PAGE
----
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Keywords:

  • Stem cell;
  • Expansion;
  • Asymmetric cell kinetics;
  • Transdifferentiation;
  • p53;
  • IMPDH

Abstract

  1. Top of page
  2. Abstract
  3. Introduction
  4. Asymmetric Cell Kinetics Genes
  5. Mechanisms of Cell-Autonomous Asymmetric Inheritance
  6. A Genetic Basis for Bioengineering the Expansion of Adult Stem Cells in Culture
  7. Acknowledgements
  8. References

A singular challenge in stem cell research today is the expansion and propagation of functional adult stem cells. Unlike embryonic stem cells, which are immortal in culture, adult stem cells are notorious for the difficulty encountered when attempts are made to expand them in culture. One overlooked reason for this difficulty may be the inherent asymmetric cell kinetics of stem cells in postnatal somatic tissues. Senescence is the expected fate of a culture whose growth depends on adult stem cells that divide with asymmetric cell kinetics. Therefore, the bioengineering of strategies to expand adult stem cells in culture requires knowledge of cellular mechanisms that control asymmetric cell kinetics. The properties of several genes recently implicated to function in a cellular pathway(s) that regulates asymmetric cell kinetics are discussed. Understanding the function of these genes in asymmetric cell kinetics mechanisms may be the key that unlocks the adult stem cell expansion problem.


Introduction

  1. Top of page
  2. Abstract
  3. Introduction
  4. Asymmetric Cell Kinetics Genes
  5. Mechanisms of Cell-Autonomous Asymmetric Inheritance
  6. A Genetic Basis for Bioengineering the Expansion of Adult Stem Cells in Culture
  7. Acknowledgements
  8. References

The purpose of this article is to present a critical review of genes involved in the regulation of asymmetric stem cell kinetics. Though an essential process for normal tissue function in mammals, asymmetric cell kinetics are often overlooked in stem cell studies and, when they are considered, it is often with ambivalence, uncertainty, or confusion. An important aim of this review is to clarify the role of asymmetric cell kinetics in mammalian stem cell function, in particular as it relates to adult stem cells in somatic tissues. If asymmetric cell kinetics are an intrinsic property of adult stem cells in vivo, it can be anticipated that studying them will significantly impact biomedical research efforts to isolate and expand adult stem cells for use in tissue engineering, gene therapy, and cell replacement therapy. Here, this concept is explored from the perspective of how knowledge of asymmetric cell kinetics genes can better inform current research to propagate adult stem cells in culture for therapeutic purposes. Before beginning the main treatment of asymmetric cell kinetics genes, it is instructive to review briefly several motivations that currently drive many stem cell research initiatives.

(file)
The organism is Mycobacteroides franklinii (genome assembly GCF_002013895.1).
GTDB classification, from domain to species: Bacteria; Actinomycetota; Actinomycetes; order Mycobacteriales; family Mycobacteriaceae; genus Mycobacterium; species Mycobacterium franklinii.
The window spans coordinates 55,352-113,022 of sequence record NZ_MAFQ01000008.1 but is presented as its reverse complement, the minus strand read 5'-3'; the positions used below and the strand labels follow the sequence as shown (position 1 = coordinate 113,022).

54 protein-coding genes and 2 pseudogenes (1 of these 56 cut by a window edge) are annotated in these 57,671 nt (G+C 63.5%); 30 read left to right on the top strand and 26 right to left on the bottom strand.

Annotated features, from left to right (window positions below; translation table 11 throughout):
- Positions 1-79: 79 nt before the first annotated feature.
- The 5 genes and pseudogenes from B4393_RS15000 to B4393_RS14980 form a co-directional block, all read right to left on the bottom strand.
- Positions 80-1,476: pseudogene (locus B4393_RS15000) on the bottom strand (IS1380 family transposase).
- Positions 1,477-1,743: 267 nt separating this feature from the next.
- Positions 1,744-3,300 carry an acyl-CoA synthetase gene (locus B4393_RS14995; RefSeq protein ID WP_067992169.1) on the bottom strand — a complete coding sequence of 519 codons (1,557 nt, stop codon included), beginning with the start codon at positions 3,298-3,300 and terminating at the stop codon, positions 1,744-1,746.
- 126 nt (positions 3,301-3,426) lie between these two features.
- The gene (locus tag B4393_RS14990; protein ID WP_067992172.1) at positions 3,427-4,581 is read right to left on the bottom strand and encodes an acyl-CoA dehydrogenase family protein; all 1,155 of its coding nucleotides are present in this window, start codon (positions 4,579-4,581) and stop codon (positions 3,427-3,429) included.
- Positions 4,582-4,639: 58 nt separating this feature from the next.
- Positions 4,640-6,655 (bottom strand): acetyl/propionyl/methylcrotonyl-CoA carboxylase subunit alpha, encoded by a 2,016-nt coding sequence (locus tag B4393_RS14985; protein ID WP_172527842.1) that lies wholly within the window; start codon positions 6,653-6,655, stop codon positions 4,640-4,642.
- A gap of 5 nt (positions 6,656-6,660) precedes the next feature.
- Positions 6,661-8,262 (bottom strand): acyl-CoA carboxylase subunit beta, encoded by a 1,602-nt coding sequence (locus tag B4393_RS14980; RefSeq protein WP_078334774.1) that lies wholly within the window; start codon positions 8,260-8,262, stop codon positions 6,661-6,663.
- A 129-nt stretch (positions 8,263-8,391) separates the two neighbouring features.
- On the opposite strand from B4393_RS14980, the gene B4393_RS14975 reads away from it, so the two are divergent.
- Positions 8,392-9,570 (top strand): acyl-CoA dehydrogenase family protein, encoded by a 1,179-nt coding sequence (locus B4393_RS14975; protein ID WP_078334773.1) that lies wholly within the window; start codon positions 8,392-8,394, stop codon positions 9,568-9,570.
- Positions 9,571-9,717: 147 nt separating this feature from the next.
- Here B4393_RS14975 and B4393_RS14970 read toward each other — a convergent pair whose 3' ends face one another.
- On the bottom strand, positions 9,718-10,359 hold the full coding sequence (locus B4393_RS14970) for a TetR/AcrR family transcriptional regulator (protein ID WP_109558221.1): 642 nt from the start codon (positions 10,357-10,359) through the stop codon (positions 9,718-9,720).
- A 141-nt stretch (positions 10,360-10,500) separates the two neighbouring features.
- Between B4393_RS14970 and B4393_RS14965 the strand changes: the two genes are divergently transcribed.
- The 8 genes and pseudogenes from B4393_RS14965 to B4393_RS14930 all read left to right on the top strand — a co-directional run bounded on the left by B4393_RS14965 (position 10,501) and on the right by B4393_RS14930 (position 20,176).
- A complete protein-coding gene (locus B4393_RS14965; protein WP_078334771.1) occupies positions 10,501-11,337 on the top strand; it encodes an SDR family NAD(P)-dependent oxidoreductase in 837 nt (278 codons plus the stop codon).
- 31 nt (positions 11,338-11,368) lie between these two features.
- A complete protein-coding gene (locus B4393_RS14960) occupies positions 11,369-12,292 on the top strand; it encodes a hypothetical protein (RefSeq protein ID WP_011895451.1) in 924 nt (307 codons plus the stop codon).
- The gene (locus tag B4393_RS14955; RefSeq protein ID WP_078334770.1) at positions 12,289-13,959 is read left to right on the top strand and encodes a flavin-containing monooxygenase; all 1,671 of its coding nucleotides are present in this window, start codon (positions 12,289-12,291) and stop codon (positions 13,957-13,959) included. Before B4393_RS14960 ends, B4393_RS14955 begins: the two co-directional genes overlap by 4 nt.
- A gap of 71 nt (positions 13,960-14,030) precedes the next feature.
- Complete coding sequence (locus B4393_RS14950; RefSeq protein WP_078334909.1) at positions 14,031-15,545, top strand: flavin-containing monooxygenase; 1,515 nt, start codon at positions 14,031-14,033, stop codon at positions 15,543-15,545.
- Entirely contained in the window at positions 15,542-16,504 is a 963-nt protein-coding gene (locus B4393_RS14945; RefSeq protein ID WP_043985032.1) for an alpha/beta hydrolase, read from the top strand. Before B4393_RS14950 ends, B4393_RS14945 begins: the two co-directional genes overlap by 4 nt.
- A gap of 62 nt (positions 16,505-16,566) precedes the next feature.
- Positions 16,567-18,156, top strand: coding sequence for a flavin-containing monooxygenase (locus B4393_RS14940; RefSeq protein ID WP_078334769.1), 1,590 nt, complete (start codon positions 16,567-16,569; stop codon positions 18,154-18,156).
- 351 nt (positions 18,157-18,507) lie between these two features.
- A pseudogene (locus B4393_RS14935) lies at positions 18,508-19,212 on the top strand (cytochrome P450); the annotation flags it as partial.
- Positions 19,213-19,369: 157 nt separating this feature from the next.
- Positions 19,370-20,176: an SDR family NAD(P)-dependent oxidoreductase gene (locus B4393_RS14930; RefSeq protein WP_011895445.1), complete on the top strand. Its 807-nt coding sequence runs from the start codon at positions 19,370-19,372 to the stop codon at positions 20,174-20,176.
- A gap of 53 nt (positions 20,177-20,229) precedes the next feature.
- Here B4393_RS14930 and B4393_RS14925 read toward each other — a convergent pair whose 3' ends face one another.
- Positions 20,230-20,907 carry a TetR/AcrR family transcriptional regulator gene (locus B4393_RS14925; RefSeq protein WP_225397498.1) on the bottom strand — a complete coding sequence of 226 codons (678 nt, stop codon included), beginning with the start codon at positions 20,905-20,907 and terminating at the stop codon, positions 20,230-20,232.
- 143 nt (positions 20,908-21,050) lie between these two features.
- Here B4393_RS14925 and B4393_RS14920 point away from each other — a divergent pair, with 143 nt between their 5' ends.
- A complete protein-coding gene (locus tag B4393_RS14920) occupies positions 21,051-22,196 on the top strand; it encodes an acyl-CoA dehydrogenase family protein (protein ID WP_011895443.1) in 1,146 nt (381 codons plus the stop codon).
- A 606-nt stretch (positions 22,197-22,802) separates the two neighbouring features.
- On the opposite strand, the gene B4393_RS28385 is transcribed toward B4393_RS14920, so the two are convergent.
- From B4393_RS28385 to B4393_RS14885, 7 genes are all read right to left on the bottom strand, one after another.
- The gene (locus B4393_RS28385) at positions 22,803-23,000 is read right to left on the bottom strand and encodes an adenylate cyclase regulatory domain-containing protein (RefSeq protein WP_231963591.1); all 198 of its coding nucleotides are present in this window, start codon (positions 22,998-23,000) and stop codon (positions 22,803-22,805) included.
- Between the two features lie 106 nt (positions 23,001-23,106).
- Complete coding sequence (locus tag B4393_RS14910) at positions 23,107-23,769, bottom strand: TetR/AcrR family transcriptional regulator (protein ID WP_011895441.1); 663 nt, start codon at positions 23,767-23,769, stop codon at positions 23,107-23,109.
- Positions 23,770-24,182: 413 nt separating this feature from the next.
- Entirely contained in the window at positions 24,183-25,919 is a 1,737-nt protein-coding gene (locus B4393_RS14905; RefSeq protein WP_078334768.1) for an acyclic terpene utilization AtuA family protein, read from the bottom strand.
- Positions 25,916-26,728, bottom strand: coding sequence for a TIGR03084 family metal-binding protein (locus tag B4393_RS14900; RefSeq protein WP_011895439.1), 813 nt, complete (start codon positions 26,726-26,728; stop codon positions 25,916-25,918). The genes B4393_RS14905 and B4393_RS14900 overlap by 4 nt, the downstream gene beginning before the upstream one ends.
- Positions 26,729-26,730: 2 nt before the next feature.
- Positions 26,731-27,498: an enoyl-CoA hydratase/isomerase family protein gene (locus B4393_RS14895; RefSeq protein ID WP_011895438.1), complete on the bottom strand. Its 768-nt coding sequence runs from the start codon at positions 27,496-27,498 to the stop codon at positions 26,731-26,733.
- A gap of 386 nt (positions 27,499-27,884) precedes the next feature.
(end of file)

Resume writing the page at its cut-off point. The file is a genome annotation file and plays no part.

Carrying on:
Adult Stem Cells: Still in the Cell Therapy Game

Presently, there is a tremendous revival of the concept of mammalian cell “de-differentiation” or “transdifferentiation” under way in the field of stem cell biology. The term transdifferentiation was originally coined by developmental biologists to describe the ability of apparently fully differentiated embryonic cells of one tissue type to become cells of a different tissue type in response to either surgical removal of an adjoining tissue segment or in vitro cell culture [1, 2]. Transdifferentiation is now commonly used to describe a somewhat similar behavior attributed to stem cells in postnatal somatic tissues (i.e., adult stem cells). Several in vivo and in vitro studies suggest that adult stem cells originated in one tissue are able to produce cells with gene expression properties characteristic of cells in other tissues when they are transferred to a different tissue environment [35]. In particular, the ability of bone-marrow-derived cells to yield cells with properties specific for liver hepatocytes [68], neurons [9, 10], and cardiac myocytes [11] has received considerable attention because of the relative ease with which bone marrow can be harvested from donors for clinical purposes [12, 13].

Despite these remarkable developments, adult stem cell research has in no way captured the public interest in the way that embryonic stem cell research has. This is true even though embryonic stem cell research is besieged by highly emotionally charged political, moral, and ethical debates and is very likely to remain so for many years to come [1318]. There are two factors that account for this surprising situation. The first of these is that the known tumorigenic properties of embryonic stem cells in postnatal tissues have been largely overlooked by both scientists and journalists. Remarkably, the basis for proving that human embryonic stem cells are totipotent is the demonstration that they form teratomas in postnatal tissues. Tumor tissues that originate from all three germ layers of the developing embryo—endoderm, mesoderm, and ectoderm—are found in embryonic-stem-cell-derived teratomas [19]. Although this has received surprisingly little attention, the tumor-forming property of embryonic stem cells poses a perplexing barrier to their use for cell therapy. It is reasonable to expect that this barrier to therapeutic application will be no less formidable than the cancer problem itself.